Our lovely anecdote about two young brothers will touch your heart. But more importantly, it also shows why it’s so important to ensure little ones can get their hands on books.
Some stories are too good not to share.
And Book Trust heard a doozy recently, while visiting one of the schools it supports. (Note: We empower kids at low-income schools to choose and buy their own books every month. That’s our thing.)
So, Diego is a fifth grader at this school. And last month, he chose a new Batman book as part of his monthly Book Trust order.
Now it just so happens that Diego’s younger brother, three-year-old Adrian, is a huge Batman fan. And he had been asking about Diego’s new Batman book ever since the order was placed.
Every day when Diego came home from school, Adrian was at the door: ‘Has it arrived yet? Did it come yet? Is it here?’
On the day the Book Trust delivery finally arrived, Diego was beside himself with excitement. As soon as the school bell rang, he ran home as fast as he could to read the story out loud over and over again to his kid brother.
So, a cute story, right? Kid gets a book he likes, reads it to his little brother. It’s really sweet.
But the killer detail in this yarn – the line that’s really worth remembering – is what three-year-old Adrian said once the book was finished.
“Man, I can’t wait to go to school. I want to know what all those letters mean.”
And there you have it: priceless wisdom from the mouth of a three-year-old. Because this is exactly what Book Trust does: Instills in kids a passion for reading and learning.
You see, Diego and Adrian live in a home where money is tight and life is sometimes hard. Once the rent, food and other necessities have been paid for, there isn’t enough money left to buy books for the children.
And their story is far from unique. You could fill a library with all the depressing statistics relating to low-income families and education. An average of only one book per 300 households. Massive high school drop-out rates. A cyclical culture of failure, where poor academic performance is passed on from generation to generation.
And yet, despite all that, here was this little guy, just three-years-old, already excited about books and desperate to learn how to read.
And there are six good reasons why that’s so important.
1. If children fall in love with reading early on, they’re more likely to develop strong literacy skills.
2. If they develop strong literacy skills, there’s a greater chance of them making that critical pivot from learning to read to reading to learn.
3. If they are able to read to learn, they’ll be better able to master more complex subjects in school.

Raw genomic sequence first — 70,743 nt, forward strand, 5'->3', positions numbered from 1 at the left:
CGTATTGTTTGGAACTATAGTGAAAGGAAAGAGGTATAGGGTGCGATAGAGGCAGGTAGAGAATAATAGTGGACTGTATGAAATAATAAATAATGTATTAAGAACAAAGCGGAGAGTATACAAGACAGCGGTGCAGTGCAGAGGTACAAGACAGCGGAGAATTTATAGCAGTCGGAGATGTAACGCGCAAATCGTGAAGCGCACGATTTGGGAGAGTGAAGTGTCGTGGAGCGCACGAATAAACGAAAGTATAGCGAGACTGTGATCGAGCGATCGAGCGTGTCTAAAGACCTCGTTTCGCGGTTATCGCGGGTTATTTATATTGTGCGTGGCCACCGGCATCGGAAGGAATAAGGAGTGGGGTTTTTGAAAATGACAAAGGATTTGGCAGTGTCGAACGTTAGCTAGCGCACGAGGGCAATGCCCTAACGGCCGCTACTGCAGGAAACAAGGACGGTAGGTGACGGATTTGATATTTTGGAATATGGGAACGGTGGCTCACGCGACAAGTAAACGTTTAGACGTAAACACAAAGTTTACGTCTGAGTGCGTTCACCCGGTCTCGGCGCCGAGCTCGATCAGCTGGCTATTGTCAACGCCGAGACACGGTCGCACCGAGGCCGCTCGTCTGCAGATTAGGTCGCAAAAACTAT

4. With success in school, they’re much more likely to go on to college or a career of their choice.
5. With a college education, they’ll get a better job and earn more money.
6. With a good job, there’s a better chance they will become productive members of their community. And crucially, they’ll be much more likely to pass on knowledge and learning to their own children, when the time comes.
And so the cycle of failure is broken. All that, seriously, can start with an excited three-year-old looking over his brother’s shoulder at a Batman book.
Time to let you in on a little secret. This thing we’ve built at Book Trust – it works. It works really well.
Every time – every single time – the Book Trust team visits a school, teachers and students share stories that are music to our ears.
‘We couldn’t get Denise to even look at a book, but now she’s reading four a week.’
‘I was below grade level Miss, but now I’m two grades ahead.’
‘I never know which books to choose; they’re all just so good!’
Lots of young lives are absolutely being changed by the work we do. In just this past year alone, more than 38,000 children became the proud owners of nearly 1 million books.
While everyone at Book Trust is passionate about this cause, our kind-hearted supporters are the engine that powers the whole enterprise forward. And we can’t thank them enough.
Every donation – each small act of kindness – translates directly into books and a love of reading for grateful children. Young kids who, without such support, would literally be left empty-handed.
After all, consider Diego and Adrian’s ‘Batman’ story. It may well be lovely and inspiring.
But you wouldn’t be hearing about it now if they’d had no book to share in the first place.
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